Background: Cancer can lead to weight loss, anorexia, and poor nutritional status, which are associated with decreased survival in cancer patients.
Methods: Male cancer patients (n = 136) were followed for a mean time of 4.5 years. Variables were obtained at baseline: cancer stage, albumin, hemoglobin, tumor necrosis factor alpha (TNF-α), interleukin (IL)-6, bioavailable testosterone, appetite questionnaire, and weight change from baseline to 18 months. Primary statistical tests included Kaplan-Meier survival analysis and Cox proportional hazard regression (PHREG).
Results: Univariate PHREG showed that cancer stage, albumin, hemoglobin, TNF-α, IL-6, and weight change were each significantly associated with mortality risk (P < 0.05), but bioavailable testosterone was not. Multivariate PHREG analysis established that weight change and albumin were jointly statistically significant even after adjusting for stage.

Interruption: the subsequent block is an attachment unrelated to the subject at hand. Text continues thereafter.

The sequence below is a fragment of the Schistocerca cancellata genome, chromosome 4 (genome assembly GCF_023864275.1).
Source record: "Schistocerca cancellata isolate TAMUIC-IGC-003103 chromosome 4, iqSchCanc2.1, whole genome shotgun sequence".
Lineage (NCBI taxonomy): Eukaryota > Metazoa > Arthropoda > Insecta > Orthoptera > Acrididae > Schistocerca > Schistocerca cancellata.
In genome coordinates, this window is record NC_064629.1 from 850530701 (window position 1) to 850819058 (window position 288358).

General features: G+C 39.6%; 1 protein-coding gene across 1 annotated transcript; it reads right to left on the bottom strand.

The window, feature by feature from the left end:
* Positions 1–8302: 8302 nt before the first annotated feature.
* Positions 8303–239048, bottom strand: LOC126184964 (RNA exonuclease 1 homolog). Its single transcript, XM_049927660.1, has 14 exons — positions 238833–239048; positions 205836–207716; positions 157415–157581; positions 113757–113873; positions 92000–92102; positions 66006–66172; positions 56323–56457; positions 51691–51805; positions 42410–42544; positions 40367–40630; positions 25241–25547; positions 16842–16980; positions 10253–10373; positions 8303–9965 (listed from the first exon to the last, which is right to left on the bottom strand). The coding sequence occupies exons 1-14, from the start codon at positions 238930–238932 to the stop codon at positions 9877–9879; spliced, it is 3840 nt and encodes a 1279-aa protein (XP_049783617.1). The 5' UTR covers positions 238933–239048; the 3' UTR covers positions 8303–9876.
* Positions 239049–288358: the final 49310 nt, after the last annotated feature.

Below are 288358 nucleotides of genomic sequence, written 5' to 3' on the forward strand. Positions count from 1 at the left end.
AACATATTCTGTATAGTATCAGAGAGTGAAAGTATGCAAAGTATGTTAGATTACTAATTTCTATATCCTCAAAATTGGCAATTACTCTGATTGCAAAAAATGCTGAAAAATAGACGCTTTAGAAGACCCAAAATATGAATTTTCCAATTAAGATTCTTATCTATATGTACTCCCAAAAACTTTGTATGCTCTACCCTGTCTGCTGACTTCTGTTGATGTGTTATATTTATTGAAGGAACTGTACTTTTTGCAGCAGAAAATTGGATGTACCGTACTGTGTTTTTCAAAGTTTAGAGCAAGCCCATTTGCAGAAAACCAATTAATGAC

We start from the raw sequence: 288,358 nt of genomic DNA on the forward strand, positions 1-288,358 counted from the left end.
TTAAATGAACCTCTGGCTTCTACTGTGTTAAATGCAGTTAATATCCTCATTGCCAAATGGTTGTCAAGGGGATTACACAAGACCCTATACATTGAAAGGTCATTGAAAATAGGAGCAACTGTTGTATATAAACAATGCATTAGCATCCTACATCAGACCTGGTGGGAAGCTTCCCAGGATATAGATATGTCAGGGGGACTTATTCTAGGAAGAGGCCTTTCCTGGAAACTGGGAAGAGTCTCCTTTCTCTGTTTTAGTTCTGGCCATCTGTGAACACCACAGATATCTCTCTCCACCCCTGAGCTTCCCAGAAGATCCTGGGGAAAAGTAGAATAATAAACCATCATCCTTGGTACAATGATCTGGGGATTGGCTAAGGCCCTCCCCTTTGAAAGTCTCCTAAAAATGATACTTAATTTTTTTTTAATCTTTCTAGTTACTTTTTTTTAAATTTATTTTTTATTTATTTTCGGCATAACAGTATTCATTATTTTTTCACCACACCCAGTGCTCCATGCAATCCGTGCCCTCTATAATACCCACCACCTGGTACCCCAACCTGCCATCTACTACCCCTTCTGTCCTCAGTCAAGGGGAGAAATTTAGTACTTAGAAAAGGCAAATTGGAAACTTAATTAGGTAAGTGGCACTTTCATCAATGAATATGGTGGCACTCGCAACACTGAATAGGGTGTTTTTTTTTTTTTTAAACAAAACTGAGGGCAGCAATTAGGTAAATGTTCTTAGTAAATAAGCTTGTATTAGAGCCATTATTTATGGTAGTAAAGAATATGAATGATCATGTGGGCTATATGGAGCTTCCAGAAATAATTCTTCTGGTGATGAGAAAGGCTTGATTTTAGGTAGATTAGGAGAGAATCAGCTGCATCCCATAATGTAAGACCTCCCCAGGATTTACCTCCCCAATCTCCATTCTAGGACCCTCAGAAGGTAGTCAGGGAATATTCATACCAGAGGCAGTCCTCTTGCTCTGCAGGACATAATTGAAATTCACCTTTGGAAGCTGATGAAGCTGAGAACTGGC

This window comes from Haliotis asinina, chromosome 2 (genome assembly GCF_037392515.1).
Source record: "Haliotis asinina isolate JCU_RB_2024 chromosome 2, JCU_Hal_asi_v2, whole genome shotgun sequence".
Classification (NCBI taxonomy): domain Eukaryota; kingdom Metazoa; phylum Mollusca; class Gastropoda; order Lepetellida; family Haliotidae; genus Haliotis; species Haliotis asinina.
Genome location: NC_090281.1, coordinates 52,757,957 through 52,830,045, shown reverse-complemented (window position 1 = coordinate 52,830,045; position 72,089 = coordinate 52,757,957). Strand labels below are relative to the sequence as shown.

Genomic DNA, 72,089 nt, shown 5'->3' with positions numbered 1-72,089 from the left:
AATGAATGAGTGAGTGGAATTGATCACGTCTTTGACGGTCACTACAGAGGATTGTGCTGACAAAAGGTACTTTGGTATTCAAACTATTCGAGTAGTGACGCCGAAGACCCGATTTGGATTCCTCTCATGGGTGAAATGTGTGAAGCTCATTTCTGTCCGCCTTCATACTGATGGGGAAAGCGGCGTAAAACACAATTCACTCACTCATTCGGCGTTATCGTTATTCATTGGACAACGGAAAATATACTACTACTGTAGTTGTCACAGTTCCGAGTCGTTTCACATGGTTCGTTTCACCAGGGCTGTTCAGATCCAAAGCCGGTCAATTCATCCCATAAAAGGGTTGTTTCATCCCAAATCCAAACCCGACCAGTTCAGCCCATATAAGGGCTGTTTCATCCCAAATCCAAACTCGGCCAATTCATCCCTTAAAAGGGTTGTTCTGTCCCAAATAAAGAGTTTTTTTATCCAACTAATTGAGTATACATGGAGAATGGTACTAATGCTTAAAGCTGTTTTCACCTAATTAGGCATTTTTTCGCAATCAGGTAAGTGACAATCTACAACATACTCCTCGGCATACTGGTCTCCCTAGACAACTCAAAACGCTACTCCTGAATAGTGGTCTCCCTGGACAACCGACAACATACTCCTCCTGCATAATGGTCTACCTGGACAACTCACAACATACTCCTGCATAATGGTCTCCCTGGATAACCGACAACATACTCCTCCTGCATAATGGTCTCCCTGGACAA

Conclusion: In this sample of male oncology patients, cancer stage, serum albumin, and weight loss predicted survival. High levels of inflammatory markers and hemoglobin are associated with increased mortality, but do not significantly improve the ability to predict survival above and beyond cancer stage, albumin, and weight loss.